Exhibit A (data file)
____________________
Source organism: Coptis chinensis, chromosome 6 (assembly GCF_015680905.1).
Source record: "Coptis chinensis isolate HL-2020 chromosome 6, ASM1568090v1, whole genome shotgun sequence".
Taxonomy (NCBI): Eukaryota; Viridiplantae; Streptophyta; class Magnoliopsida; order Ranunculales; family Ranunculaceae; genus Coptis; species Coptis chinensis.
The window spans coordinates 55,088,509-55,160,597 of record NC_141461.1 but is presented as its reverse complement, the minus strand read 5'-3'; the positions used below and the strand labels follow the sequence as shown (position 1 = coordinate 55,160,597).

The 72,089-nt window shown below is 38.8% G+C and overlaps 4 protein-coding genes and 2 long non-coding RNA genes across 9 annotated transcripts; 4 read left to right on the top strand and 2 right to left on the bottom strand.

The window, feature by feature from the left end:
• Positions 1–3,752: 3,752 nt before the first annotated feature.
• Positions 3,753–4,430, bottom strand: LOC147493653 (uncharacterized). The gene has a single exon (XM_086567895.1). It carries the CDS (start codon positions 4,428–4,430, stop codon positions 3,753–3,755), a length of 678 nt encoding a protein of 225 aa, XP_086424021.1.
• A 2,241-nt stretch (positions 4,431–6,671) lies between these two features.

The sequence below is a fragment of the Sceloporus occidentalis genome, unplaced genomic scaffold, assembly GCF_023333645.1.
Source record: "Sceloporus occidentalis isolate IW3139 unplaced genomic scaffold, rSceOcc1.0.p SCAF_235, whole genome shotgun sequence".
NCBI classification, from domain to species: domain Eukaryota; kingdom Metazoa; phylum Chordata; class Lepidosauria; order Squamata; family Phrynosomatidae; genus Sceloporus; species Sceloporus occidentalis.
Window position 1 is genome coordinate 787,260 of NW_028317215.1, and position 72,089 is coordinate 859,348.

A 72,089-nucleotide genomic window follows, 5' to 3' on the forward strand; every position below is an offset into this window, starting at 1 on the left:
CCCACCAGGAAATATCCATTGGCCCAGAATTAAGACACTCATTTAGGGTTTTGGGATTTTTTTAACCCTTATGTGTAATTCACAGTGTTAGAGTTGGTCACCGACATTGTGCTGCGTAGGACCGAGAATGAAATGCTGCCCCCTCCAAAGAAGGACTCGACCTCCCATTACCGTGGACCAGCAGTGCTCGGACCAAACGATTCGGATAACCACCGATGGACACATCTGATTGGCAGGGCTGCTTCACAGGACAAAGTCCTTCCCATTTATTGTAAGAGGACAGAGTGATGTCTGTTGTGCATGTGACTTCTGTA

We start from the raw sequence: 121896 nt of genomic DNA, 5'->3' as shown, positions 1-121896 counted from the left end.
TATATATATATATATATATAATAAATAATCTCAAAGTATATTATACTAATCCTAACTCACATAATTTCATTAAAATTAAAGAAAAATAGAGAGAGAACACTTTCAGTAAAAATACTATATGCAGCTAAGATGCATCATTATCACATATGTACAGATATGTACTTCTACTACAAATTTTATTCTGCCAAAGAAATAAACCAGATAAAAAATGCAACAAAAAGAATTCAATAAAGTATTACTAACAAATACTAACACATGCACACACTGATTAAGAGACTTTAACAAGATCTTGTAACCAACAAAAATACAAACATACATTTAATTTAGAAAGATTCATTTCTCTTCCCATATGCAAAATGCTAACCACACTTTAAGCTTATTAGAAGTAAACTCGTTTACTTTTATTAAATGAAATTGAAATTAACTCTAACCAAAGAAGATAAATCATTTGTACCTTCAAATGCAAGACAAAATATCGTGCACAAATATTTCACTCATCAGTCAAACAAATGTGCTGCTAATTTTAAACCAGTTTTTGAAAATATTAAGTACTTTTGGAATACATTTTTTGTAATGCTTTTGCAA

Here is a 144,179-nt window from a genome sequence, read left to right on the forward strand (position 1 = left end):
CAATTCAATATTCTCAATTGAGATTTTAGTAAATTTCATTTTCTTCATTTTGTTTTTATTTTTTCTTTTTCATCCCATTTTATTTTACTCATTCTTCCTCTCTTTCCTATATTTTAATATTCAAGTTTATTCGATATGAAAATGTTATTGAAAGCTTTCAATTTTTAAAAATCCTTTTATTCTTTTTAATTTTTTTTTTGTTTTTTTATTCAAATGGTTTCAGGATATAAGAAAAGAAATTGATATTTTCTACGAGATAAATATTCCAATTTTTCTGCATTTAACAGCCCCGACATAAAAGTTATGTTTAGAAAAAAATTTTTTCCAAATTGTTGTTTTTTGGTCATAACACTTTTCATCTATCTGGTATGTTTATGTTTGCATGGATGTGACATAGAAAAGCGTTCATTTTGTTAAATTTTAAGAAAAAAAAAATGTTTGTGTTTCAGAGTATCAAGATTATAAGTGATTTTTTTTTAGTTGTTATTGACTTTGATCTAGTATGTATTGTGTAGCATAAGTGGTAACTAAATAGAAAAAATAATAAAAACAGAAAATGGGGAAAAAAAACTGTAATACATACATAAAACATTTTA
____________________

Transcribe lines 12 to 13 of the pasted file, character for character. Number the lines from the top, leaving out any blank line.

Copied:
NCBI classification, from domain to species: domain Eukaryota; kingdom Metazoa; phylum Chordata; class Lepidosauria; order Squamata; family Phrynosomatidae; genus Sceloporus; species Sceloporus occidentalis.
Window position 1 is genome coordinate 787,260 of NW_028317215.1, and position 72,089 is coordinate 859,348.